What is a Rug Pile?

Candice Faded Shaggy from Easy Shag by NuLoom

Rugs come in different colors, sizes, shapes, materials, origins, patterns, designs, weaves, and more. It can be overwhelming choosing the perfect rug if you have never done so before. If you have been searching for the perfect rug for a while, you’ve probably come across the term “rug pile”. It’s usually associated with inches in height of the rug material. But what is a rug pile?

Rug pile is another one of those choices you don’t want to just gloss over and not consider. Choosing the right rug pile can add years to your rug, based on where the rug is placed and how much traffic that area gets in your home. Keep reading to find out more information about rug pile and how it can help you choose the best rug for your home.

Rug Pile Defined

Candice Faded Shaggy from Easy Shag by NuLoom

Rug pile is basically how thick or thin a rug is. This is based on the fibers that are woven in tiny loops in the back of the rug. These loops are what makes a rug look thin or shaggy. These loops, or rug pile, are measured from the back of the rug to the top of the loops.

Just like any other part of a rug, there are a variety of heights for rug pile. This is based on material and how the rug or rug weave is made. A low rug pile is around ¼” high. Shaggy rugs can have a rug pile of 1″ or higher.

Long vs Short

Mindy Contemporary Shaggy from Frida by NuLoom

Just because a rug has a thick pile does not mean it is a higher quality rug than one with a thinner rug pile. In fact, rugs with shorter rug piles typically last longer than rugs with longer rug piles. There are several things to consider when figuring out the right pile height. You want to consider the space you want your rug to go, how much traffic that area will get if you have children and/or pets, and if any furniture will sit on the rug. All of these can determine what rug pile you should get and how long your rug will last in general.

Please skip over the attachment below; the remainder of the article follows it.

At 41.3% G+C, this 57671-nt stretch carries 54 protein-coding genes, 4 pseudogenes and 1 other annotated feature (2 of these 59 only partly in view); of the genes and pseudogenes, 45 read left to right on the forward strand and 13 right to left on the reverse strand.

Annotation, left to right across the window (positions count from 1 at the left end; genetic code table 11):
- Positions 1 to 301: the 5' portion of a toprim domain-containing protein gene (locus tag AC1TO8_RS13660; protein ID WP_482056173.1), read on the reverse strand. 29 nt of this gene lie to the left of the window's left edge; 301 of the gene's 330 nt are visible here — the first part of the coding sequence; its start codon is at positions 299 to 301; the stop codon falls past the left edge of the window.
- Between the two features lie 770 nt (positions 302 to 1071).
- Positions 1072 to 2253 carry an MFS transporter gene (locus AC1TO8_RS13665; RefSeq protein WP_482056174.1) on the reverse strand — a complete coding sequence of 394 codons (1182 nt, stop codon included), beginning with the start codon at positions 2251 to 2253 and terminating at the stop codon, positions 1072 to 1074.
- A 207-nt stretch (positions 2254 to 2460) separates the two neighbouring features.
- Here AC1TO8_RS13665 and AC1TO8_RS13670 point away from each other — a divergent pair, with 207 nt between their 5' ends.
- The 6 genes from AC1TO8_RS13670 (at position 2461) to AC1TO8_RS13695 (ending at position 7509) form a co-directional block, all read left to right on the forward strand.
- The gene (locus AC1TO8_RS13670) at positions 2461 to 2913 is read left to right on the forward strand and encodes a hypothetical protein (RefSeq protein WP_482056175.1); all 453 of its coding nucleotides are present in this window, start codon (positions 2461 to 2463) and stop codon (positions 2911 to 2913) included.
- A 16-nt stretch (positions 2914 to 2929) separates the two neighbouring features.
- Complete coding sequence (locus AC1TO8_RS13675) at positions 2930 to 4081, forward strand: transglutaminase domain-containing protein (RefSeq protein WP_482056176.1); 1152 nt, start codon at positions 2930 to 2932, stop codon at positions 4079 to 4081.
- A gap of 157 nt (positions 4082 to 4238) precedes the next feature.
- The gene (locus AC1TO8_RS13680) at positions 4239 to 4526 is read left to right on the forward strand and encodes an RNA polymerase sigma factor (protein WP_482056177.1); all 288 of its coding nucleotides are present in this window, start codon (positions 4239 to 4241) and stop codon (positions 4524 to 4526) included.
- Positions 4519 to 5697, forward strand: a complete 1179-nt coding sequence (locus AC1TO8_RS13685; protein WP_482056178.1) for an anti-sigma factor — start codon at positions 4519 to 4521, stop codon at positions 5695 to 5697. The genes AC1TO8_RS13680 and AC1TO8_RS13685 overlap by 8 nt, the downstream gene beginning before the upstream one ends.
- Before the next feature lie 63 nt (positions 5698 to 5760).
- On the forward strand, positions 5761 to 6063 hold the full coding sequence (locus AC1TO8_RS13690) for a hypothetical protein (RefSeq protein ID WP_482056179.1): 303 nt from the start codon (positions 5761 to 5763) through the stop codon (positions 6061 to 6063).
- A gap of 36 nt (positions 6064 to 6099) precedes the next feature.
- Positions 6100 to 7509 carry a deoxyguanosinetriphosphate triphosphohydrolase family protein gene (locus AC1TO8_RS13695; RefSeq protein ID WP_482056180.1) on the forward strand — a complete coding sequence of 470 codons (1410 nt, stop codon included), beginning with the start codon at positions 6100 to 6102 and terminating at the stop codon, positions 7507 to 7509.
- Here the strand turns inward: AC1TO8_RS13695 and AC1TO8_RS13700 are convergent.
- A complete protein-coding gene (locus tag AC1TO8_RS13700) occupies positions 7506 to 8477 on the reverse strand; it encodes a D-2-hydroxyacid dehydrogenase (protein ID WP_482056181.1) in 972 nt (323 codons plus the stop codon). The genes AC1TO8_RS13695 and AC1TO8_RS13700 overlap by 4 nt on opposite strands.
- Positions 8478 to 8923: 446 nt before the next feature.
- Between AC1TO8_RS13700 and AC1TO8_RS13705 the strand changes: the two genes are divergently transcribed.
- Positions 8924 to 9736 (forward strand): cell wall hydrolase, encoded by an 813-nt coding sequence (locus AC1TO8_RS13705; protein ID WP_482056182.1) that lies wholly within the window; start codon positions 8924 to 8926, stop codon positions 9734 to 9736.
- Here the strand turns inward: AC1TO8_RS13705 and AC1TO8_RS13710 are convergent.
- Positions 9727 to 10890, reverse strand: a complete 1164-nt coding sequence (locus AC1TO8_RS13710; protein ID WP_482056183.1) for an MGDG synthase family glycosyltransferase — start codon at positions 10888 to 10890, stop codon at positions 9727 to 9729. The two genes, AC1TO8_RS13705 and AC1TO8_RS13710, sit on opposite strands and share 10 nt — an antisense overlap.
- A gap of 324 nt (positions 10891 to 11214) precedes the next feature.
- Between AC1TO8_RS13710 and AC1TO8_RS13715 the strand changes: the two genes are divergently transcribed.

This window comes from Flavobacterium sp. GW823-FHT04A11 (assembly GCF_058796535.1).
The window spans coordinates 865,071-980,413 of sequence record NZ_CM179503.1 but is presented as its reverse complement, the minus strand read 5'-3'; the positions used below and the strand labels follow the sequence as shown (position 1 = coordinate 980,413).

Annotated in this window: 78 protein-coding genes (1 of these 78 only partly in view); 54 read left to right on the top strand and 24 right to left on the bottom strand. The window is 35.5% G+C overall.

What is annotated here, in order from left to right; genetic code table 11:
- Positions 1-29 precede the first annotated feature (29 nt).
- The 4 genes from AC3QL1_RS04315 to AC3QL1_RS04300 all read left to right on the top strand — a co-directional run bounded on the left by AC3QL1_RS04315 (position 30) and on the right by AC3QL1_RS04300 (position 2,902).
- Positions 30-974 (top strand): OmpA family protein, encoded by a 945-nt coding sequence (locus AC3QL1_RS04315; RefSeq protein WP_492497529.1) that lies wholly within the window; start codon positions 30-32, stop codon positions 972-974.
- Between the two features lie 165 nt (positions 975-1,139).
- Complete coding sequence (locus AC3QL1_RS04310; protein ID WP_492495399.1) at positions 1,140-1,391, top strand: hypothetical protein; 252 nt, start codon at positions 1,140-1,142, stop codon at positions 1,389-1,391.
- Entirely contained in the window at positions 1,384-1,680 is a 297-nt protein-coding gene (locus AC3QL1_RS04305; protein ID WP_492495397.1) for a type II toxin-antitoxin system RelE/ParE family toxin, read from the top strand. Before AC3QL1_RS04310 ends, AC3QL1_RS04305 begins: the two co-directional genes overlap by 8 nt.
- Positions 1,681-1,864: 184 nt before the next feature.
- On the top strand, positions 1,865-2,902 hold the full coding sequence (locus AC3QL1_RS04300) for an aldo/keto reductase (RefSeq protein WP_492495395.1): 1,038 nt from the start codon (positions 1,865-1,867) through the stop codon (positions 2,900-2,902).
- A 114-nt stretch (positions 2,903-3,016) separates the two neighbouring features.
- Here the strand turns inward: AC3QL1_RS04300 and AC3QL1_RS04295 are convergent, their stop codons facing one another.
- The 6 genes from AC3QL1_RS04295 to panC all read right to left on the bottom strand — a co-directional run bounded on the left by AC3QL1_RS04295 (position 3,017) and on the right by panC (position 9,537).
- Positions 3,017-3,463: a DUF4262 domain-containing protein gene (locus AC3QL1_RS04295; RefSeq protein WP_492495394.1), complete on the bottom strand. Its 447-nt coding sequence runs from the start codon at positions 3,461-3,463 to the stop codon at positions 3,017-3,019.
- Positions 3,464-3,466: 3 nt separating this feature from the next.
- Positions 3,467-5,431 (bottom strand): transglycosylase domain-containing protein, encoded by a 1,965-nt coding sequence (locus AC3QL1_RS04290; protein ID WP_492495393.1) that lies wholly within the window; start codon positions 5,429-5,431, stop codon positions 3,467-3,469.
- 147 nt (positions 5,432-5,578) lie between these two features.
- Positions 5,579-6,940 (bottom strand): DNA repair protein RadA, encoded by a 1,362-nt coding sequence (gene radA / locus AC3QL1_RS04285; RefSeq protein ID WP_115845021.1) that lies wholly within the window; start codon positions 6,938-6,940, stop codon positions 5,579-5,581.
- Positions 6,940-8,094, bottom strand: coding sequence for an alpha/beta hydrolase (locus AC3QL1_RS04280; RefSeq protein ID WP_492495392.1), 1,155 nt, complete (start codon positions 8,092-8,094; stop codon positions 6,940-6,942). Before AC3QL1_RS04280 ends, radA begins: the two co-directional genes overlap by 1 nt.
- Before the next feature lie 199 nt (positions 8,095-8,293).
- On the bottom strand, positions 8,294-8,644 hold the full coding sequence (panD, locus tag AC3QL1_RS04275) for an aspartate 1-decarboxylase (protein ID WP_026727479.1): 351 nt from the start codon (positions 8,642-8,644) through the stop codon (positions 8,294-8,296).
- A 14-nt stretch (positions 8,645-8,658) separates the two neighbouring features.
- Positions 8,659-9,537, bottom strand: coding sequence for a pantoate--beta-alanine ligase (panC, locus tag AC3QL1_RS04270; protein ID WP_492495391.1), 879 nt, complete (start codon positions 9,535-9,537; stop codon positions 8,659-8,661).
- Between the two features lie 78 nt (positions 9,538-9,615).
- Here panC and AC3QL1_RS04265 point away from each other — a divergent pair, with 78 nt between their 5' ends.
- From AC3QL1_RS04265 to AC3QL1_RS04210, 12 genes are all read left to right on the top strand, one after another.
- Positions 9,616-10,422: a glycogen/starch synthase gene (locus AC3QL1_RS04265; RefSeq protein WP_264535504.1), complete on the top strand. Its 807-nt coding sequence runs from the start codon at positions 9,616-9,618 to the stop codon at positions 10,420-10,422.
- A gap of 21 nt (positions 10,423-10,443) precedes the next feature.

Low Pile Rugs

RI-01 from Rio by Loloi

Rugs with a low pile are low to the ground and can look thin. Low pile rugs function best in high traffic areas and rooms. The dining room and living room are great places for these rugs to be displayed in.

These rugs are easy to maintain because they won’t collect as much dirt. While they aren’t as soft as higher pile rugs, they can be made with a wide variety of materials to match your budget. Flatweave rugs, a type of low pile rug, are also reversible (a benefit not found with other pile heights).

High Pile Rugs

Classie Shag from Zoomy by NuLoom

High pile rugs can be placed in different rooms and areas of your home. Low traffic rooms that require a bit of comfort, such as the bedroom, office, and living room, are great places to display a high pile rug. Since the fibers and loops on high pile rugs are longer, these rugs are harder to clean and maintain. You can make a high pile rug last longer by keeping it in an area with low traffic.

Mid Rug Piles

Vintage Donna Floral Rug from Covet by NuLoom

If you want the qualities of both low and high pile rugs, choose a rug with mid piles. Mid rug piles are not too high or short, which can work great if your house feels a bit chaotic. Rugs with mid piles are popular due to their diversity. They also work well in rooms that get medium sized traffic, such as dining or living rooms. These kinds of rugs are simple to clean, despite having more material than low pile rugs.

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